John Conroy
John Conroy

Fellowship Title:

Jimmy Barr, Squatter

John Conroy
July 26, 1980

Fellowship Year

(BELFAST) — Short guy, this Jimmy Barr. Thirty years old, cocky, given to drunkenness, he will go out of his way to irritate an enemy, and he has several thousand of them, all well armed and patrolling his neighborhood day and night. Unemployed, has been since 1969, probably will be in 1989, if he is still alive. Plays the horses, but not so well. When I first met him, he had a tip on Nameless Pixie, a hound running at Belfast’s Dunmore track, but Jimmy doesn’t bet on the dogs. Nameless Pixie paid three to one.

Jimmy Barr
Jimmy Barr

Like thousands of Belfast men and boys, Jimmy has a tattoo. His right forearm is interrupted by a small blue heart with “MARIE” written inside. Marie is his wife, a pleasant lady with large blue eyes, near perfect teeth, and — very rare in Belfast — a trim figure. She grew up in a local housing project called Turf Lodge, worked for a short time as a stitcher at the Ladybird Shirt Factory when she left school, but abandoned both job and city to move to England with her mother. In London she found work as a shopgirl at Woolworth’s, but grew to hate it. She felt her superiors mistreated her because she was Irish, and after nine months, she and her mother came home.

Marie first saw Jimmy when he yelled at her in a Belfast housing project, and they met a few days later in a shebeen called the Nail Bomb, one of scores of illegal drinking clubs that replaced the Catholic pubs that had been bombed during the troubles. The Nail Bomb is now gone, and Jimmy and Marie frequent the Pound Loney, a legal club with Republican sympathies that takes its name from an old Catholic ghetto in the area. Jimmy plays pool for the Pound Loney Hustlers, and describes the bar as “a workingman’s club, except that nobody in it has a job.”

Jimmy confronted his first job at 17 when he was employed as a message boy at a linen factory on the Falls Road. He worked there for two and a half years, one of the few Catholics in the plant, and he says he felt a bit out of his element in rooms displaying the Union Jack and pictures of the Queen. He was learning how to pack the linen for shipping when the troubles started and the factory burned down. He has not had a steady job since.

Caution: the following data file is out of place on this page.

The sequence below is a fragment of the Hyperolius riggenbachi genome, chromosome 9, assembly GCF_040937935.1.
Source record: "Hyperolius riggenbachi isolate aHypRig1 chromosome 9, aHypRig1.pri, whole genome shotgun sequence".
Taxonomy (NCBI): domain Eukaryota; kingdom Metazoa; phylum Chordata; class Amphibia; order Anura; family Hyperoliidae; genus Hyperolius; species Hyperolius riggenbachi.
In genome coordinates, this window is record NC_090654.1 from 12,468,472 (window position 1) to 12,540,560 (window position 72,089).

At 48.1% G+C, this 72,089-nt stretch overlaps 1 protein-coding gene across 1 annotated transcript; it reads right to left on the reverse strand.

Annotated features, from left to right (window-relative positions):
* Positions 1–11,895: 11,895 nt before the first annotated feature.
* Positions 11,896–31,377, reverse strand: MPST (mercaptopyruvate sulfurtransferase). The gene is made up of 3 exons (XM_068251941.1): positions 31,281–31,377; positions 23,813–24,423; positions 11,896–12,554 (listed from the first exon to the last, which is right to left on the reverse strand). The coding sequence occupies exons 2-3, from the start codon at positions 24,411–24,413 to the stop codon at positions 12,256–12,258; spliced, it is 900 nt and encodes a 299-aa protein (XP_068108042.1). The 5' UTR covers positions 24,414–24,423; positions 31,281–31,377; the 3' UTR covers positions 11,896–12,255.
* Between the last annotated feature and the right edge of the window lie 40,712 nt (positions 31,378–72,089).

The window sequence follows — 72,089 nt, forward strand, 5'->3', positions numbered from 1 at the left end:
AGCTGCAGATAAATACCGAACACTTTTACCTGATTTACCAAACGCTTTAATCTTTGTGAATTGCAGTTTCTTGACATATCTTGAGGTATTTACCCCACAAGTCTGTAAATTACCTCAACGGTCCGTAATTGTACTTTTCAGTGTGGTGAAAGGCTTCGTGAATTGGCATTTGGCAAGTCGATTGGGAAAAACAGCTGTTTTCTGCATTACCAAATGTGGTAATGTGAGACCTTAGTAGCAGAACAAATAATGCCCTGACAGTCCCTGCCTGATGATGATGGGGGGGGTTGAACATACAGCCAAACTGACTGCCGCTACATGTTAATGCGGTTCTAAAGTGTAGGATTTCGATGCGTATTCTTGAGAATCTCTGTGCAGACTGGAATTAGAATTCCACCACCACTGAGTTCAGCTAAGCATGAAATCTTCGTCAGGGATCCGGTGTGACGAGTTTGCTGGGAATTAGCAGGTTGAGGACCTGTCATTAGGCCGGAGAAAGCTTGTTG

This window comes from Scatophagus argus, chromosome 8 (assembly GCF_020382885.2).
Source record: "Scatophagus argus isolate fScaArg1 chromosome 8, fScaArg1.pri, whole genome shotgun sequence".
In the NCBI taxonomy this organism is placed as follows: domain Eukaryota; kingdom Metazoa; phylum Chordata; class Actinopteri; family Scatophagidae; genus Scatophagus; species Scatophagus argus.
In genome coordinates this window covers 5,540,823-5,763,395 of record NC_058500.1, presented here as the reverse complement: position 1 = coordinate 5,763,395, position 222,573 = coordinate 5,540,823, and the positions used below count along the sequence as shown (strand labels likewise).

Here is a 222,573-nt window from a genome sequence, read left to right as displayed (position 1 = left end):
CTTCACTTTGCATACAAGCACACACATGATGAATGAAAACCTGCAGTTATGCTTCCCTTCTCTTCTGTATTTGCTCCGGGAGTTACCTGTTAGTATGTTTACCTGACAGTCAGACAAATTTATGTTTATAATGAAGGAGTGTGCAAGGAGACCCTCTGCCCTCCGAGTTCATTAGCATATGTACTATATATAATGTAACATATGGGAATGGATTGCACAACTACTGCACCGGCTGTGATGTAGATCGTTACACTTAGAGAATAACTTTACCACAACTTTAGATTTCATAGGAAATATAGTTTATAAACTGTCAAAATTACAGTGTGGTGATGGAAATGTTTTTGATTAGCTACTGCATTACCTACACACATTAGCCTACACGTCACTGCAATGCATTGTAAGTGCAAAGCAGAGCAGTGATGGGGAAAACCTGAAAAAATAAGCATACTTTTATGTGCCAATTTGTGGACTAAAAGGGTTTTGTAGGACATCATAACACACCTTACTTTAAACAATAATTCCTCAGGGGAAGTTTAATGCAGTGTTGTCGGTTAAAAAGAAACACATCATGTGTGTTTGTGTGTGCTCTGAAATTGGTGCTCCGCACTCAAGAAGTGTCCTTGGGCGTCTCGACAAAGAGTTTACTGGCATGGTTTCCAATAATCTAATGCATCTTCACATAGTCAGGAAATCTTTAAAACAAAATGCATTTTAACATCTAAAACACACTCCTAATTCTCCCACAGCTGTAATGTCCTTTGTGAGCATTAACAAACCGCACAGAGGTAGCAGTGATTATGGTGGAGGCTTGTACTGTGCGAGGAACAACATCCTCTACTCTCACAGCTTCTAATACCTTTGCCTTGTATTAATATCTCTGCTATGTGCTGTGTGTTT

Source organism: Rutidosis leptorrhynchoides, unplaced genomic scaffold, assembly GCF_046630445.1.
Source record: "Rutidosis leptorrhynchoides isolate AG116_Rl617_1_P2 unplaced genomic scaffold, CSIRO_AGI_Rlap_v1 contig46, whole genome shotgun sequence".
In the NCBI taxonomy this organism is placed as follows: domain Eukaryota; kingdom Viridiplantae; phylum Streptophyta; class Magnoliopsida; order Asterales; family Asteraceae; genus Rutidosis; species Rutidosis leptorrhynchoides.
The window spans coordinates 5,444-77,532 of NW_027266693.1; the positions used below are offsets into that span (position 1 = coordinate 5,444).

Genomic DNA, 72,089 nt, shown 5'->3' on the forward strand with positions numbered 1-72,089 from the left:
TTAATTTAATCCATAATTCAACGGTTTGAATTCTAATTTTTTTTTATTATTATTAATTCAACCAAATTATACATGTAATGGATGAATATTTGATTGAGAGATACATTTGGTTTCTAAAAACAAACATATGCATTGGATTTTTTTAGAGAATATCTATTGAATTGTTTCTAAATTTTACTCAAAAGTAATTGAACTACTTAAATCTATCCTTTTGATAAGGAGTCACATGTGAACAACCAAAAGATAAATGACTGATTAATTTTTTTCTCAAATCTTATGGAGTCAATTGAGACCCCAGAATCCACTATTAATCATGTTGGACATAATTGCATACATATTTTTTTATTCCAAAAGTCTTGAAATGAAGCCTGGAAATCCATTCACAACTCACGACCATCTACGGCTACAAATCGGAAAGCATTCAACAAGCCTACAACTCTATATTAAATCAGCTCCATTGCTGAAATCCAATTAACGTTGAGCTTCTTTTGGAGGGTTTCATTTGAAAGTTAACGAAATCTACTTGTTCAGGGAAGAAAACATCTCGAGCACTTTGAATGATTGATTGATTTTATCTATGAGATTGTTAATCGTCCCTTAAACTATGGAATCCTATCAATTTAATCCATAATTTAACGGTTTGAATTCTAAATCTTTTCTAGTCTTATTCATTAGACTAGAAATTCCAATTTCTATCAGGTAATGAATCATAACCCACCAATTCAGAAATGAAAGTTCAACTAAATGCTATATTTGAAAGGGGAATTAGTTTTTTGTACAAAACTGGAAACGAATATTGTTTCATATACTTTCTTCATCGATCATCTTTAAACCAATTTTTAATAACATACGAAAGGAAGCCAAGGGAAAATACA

Back in those days, Jimmy would pick a fight with just about anybody, and troubles came naturally. He says he went in for liquor and women and between the two had no time for the IRA, but his cantankerous personality made him suspect. The army picked him up in one of the big sweeps that began in August, 1971, when Catholic men were corralled at dawn and held without trial on an indefinite sentence as prisoners of war in a camp called Long Kesh. The policy was called internment, it lasted three and a half years, and it was a massive abuse of civil liberties that backfired on the English, as it alienated the innocent and threw them together with politically committed hardliners, anxious to enlist new recruits.

The Barrs met and were married during a 12-month period when Jimmy was between spells as a prisoner, and for the next few years they were together for only a couple of months at a time. Jimmy hated the time he served in Long Kesh because there was nothing to do. The inmates were prisoners of war and did not do prison work. To pass the time, they took up handicrafts, and their work is proudly displayed in windows all over West Belfast. Jimmy made two music boxes from kits for Marie. One is in the shape of a piano and plays “Danny Boy”. The other is in the shape of a harp and plays “The Anniversary Waltz”. “There used to be a wee man on the base here,” he says, pointing to the harp, “but he broke off.”

While serving time in Long Kesh, Jimmy managed to make more money than he had ever seen before, and probably more than he will ever see again. His good fortune resulted from an escape attempt on November 5, 1974, when he and 30 other men burrowed their way through a tunnel, a sophisticated passage equipped with electric light and a ventilation system. Jimmy says he joined in the escape attempt because he was bored.

The midnight escape was not quite successful. Four of the men, says Jimmy, nearly made it to the road before they were caught. One was shot dead. Jimmy was just at the tunnel’s exit when a soldier yanked him out. All of the survivors were later charged with the crime of trying to escape, and Jimmy was given six months for his role.

The attempt, however, made Jimmy’s fortune. After he was dragged out of the mouth of the tunnel and taken back to camp, he was brutally beaten. When Marie went to visit him in the hospital, she walked right past his bed, unable to recognize him. Jimmy filed a claim against the state, and two years later was offered 750 pounds, which seemed like a hell of a lot at the time, and he took it. He now wishes he had held out for more.

With the compensation, the Barrs bought a couch, two chairs, and a dining room set, and on the strength of their sudden wealth, they were able to get a loan to purchase a color TV. They also went out for a drink, on which Jimmy spent somewhere between 200 and 250 pounds. “At the end of the night, I was handing out tenners like a saint,” he says. “I came home with two pounds in my pocket.”